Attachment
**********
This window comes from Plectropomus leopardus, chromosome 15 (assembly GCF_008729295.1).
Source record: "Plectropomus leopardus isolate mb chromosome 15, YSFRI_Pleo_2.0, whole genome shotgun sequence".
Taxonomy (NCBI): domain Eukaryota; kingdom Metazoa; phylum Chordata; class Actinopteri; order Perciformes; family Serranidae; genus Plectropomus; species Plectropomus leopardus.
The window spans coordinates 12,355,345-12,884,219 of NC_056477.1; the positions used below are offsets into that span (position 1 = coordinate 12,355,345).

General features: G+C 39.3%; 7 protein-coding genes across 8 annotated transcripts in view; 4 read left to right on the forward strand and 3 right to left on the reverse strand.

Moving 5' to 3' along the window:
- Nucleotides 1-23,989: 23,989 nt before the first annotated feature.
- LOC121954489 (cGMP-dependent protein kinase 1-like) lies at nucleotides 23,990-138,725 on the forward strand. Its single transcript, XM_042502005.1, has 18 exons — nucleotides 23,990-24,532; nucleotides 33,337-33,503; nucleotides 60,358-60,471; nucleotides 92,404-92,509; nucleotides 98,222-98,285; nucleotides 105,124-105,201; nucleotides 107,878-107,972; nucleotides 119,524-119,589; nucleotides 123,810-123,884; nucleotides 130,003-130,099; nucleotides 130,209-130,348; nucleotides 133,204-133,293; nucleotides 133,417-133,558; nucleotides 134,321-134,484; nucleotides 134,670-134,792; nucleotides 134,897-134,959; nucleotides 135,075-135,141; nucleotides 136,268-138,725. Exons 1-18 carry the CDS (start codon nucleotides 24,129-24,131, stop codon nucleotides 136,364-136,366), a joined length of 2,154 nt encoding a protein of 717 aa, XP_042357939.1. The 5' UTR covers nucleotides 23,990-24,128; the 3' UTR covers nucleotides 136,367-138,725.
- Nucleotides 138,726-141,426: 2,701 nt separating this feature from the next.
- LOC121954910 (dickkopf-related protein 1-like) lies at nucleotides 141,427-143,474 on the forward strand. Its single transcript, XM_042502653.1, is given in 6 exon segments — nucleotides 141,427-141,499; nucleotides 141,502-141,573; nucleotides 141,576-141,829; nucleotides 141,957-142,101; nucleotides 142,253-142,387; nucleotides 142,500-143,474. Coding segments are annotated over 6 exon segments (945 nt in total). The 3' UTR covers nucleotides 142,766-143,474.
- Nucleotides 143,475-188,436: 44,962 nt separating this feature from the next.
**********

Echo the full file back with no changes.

This window comes from Plectropomus leopardus, chromosome 15 (assembly GCF_008729295.1).
Source record: "Plectropomus leopardus isolate mb chromosome 15, YSFRI_Pleo_2.0, whole genome shotgun sequence".
Taxonomy (NCBI): domain Eukaryota; kingdom Metazoa; phylum Chordata; class Actinopteri; order Perciformes; family Serranidae; genus Plectropomus; species Plectropomus leopardus.
The window spans coordinates 12,355,345-12,884,219 of NC_056477.1; the positions used below are offsets into that span (position 1 = coordinate 12,355,345).

General features: G+C 39.3%; 7 protein-coding genes across 8 annotated transcripts in view; 4 read left to right on the forward strand and 3 right to left on the reverse strand.

Moving 5' to 3' along the window:
- Nucleotides 1-23,989: 23,989 nt before the first annotated feature.
- LOC121954489 (cGMP-dependent protein kinase 1-like) lies at nucleotides 23,990-138,725 on the forward strand. Its single transcript, XM_042502005.1, has 18 exons — nucleotides 23,990-24,532; nucleotides 33,337-33,503; nucleotides 60,358-60,471; nucleotides 92,404-92,509; nucleotides 98,222-98,285; nucleotides 105,124-105,201; nucleotides 107,878-107,972; nucleotides 119,524-119,589; nucleotides 123,810-123,884; nucleotides 130,003-130,099; nucleotides 130,209-130,348; nucleotides 133,204-133,293; nucleotides 133,417-133,558; nucleotides 134,321-134,484; nucleotides 134,670-134,792; nucleotides 134,897-134,959; nucleotides 135,075-135,141; nucleotides 136,268-138,725. Exons 1-18 carry the CDS (start codon nucleotides 24,129-24,131, stop codon nucleotides 136,364-136,366), a joined length of 2,154 nt encoding a protein of 717 aa, XP_042357939.1. The 5' UTR covers nucleotides 23,990-24,128; the 3' UTR covers nucleotides 136,367-138,725.
- Nucleotides 138,726-141,426: 2,701 nt separating this feature from the next.
- LOC121954910 (dickkopf-related protein 1-like) lies at nucleotides 141,427-143,474 on the forward strand. Its single transcript, XM_042502653.1, is given in 6 exon segments — nucleotides 141,427-141,499; nucleotides 141,502-141,573; nucleotides 141,576-141,829; nucleotides 141,957-142,101; nucleotides 142,253-142,387; nucleotides 142,500-143,474. Coding segments are annotated over 6 exon segments (945 nt in total). The 3' UTR covers nucleotides 142,766-143,474.
- Nucleotides 143,475-188,436: 44,962 nt separating this feature from the next.